Power generation from bioenergy, which among other includes solid biomass, biogas, and liquid biofuels, is expected to grow further within the coming years (IEA, 2012). Developing with the expansion of the bioenergy sector is a growing demand for land for the production of bioenergy feedstock (Fritsche et al., 2010; Beringer et al., 2011). Either additional land would have to be converted to agricultural use and/or improvement of productivity on existing farmland would be required, resulting in major direct and/or indirect land-use change (Marland & Obersteiner, 2008; IEA Bioenergy, 2010). As land-use change is regarded as one of the major drivers of the ongoing loss of biodiversity (Sala et al., 2005), there is a major concern that extensive commercial production of bioenergy feedstock could further aggravate biodiversity loss (Immerzeel et al., 2014; Pedroli et al., 2013).
Detrimental impacts on biodiversity are expected, in particular when natural habitats, high nature value farmland or other priority habitats of nature conservation are converted to bioenergy crops (Koh, 2007; Wiens et al., 2011; Pedroli et al., 2013). At the same time, there are expectations that the cultivation of bioenergy crops could be beneficial for biodiversity, especially if it leads to an improvement of the habitat heterogeneity in agricultural landscapes (Ranney & Mann, 1994; Dale et al., 2010; Baum et al., 2012a,b), or if it helps reverse negative biodiversity effects of land abandonment in marginal regions (Paine et al., 1996; Framstad et al., 2009; Dauber et al., 2012). Considerations about risks and opportunities of bioenergy crop cultivation for biodiversity further include variations in soil management, inputs for fertilization and plant protection, invasiveness of energy crop plants, gene flow to wild relatives of crops, harvesting times and crop rotational diversity, water footprints, climate change mitigation potentials, and distortion of species interactions (Firbank, 2008; Robertson et al., 2008; Sala et al., 2009; Dale et al., 2010; Diekötter et al., 2010; Fletcher et al., 2011).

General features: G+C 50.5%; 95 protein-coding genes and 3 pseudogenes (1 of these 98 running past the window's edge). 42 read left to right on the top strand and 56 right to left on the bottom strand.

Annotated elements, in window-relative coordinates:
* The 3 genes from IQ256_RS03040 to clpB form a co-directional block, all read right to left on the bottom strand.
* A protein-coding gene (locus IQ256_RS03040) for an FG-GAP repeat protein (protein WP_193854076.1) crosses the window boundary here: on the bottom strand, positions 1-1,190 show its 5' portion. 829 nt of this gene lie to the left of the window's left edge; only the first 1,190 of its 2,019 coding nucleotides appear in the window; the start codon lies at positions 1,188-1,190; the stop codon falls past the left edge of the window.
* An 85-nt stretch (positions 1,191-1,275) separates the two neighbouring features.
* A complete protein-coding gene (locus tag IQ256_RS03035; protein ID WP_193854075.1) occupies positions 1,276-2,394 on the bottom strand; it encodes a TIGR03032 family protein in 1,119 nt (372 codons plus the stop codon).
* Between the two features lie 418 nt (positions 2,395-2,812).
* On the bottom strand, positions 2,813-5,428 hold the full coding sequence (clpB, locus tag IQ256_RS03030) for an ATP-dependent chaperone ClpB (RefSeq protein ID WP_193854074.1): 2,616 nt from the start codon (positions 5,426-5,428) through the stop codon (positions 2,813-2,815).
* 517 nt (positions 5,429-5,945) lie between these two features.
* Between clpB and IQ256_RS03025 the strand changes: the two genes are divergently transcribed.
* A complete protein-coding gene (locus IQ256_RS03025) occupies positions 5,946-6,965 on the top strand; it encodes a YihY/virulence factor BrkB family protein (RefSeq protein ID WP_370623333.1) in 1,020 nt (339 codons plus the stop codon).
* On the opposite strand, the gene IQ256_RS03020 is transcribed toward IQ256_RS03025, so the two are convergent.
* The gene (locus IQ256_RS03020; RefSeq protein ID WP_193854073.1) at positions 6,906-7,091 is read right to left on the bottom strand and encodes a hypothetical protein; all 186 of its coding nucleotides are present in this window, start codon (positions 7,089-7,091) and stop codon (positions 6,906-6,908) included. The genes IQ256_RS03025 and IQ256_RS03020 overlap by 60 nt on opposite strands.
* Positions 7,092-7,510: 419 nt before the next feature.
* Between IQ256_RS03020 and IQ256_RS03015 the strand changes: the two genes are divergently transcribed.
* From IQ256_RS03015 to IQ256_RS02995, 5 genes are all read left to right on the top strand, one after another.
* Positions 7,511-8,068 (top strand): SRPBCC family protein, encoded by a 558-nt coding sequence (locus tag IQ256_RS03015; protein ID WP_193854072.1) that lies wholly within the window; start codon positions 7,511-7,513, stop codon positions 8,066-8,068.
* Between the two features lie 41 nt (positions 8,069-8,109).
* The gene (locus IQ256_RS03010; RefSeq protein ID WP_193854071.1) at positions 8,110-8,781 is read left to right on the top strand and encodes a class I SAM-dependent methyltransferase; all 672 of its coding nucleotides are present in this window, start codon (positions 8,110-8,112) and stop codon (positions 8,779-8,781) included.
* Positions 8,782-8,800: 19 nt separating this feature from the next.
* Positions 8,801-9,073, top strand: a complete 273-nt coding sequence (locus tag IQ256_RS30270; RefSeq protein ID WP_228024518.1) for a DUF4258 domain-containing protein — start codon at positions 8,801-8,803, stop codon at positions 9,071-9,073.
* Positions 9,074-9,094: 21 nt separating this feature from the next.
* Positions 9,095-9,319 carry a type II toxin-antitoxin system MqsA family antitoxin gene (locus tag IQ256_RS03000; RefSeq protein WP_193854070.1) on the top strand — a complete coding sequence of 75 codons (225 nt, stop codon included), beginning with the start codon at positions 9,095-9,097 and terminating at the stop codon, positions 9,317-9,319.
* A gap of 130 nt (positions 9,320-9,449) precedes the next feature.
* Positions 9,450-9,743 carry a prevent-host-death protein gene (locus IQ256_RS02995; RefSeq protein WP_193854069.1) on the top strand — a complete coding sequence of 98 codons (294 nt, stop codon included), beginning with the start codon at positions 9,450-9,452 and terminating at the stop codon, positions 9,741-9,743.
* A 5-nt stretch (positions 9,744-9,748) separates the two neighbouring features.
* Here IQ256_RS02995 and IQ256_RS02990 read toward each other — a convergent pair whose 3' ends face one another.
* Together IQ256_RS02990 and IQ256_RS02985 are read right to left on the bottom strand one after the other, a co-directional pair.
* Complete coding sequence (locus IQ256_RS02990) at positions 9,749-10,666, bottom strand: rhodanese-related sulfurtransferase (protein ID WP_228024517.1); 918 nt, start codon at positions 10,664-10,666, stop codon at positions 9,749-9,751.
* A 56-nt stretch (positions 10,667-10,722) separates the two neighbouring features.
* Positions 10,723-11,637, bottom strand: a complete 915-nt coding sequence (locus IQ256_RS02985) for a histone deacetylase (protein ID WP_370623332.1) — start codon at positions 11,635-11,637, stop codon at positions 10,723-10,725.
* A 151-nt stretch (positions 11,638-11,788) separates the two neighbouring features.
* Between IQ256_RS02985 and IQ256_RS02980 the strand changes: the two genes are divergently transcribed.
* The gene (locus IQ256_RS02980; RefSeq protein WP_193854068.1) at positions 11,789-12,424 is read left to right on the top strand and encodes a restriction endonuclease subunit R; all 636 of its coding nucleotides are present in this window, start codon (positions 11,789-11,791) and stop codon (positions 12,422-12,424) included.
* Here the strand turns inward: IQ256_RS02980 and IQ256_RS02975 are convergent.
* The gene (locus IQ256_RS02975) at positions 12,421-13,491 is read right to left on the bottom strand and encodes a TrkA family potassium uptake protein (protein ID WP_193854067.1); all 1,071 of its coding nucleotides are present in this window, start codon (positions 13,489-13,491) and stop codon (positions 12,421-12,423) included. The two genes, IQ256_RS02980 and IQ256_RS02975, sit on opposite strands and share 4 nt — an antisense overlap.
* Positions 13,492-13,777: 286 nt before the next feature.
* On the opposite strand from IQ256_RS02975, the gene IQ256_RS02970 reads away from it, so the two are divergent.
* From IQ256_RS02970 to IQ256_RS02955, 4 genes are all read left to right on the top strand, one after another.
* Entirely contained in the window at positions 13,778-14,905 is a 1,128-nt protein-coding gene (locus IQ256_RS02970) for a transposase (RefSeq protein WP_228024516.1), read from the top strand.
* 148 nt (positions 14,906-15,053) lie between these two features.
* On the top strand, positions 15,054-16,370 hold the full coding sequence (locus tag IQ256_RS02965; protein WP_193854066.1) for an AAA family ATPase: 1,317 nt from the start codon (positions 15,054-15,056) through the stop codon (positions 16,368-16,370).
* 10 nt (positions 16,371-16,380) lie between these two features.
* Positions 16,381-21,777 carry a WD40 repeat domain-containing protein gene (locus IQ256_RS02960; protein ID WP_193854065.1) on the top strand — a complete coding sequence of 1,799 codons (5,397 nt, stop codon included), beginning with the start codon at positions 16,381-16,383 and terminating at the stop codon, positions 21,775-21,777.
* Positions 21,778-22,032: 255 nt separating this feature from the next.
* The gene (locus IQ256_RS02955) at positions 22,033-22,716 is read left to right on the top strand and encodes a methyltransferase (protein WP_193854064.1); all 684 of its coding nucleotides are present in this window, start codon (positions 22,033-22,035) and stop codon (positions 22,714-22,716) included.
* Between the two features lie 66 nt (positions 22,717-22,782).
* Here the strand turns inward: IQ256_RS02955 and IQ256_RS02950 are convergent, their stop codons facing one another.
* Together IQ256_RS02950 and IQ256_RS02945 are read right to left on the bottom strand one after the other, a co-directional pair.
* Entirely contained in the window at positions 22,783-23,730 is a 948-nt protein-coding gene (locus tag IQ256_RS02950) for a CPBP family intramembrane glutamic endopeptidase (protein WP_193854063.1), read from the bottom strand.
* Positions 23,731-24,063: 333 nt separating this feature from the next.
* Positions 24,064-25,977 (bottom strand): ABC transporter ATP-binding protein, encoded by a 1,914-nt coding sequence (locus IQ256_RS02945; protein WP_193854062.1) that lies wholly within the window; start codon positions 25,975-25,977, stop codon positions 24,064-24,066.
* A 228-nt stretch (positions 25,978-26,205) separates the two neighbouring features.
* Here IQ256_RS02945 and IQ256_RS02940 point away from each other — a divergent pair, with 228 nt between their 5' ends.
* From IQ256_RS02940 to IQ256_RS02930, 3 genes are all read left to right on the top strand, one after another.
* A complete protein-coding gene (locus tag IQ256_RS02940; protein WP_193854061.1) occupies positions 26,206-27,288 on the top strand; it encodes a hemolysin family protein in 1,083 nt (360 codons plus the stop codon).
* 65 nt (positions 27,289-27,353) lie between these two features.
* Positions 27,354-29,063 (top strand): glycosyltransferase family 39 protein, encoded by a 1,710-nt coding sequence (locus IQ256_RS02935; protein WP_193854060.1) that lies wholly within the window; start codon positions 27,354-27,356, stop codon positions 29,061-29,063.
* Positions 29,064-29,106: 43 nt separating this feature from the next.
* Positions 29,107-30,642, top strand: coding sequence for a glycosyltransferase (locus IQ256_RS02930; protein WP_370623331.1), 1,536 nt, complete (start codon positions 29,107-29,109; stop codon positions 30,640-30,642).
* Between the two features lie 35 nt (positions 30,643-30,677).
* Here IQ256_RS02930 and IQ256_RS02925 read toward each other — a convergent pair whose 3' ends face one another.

Overall, the existing literature shows that a clear position about the effects of bioenergy on biodiversity cannot be expected. Whether cropping of bioenergy plants would result in positive or negative impacts on biodiversity depends strongly on specific regional circumstances, the specific location of the production areas, the type of land and land-use shifts involved, the intrinsic biodiversity value and environmental attributes of the energy crop and its associated management practices, and the extent of the feedstock production (Dale et al., 2010; Langeveld et al., 2012; Pedroli et al., 2013). Furthermore, the direction of the impacts observed depends on the biodiversity indicators examined (Dauber et al., 2010; Gevers et al., 2011; Immerzeel et al., 2014).
In consideration of those high levels of uncertainties about biodiversity impacts of bioenergy, in particular of full commercial bioenergy production at the landscape or regional scales, we believe in the importance of strengthening the evidence base for informed decisions on bioenergy crop management and development. We therefore have compiled eight papers for this invited feature (special issue), which apply diverse approaches to specify the impact of bioenergy cropping on a variety of taxa, agroecosystems, and landscapes.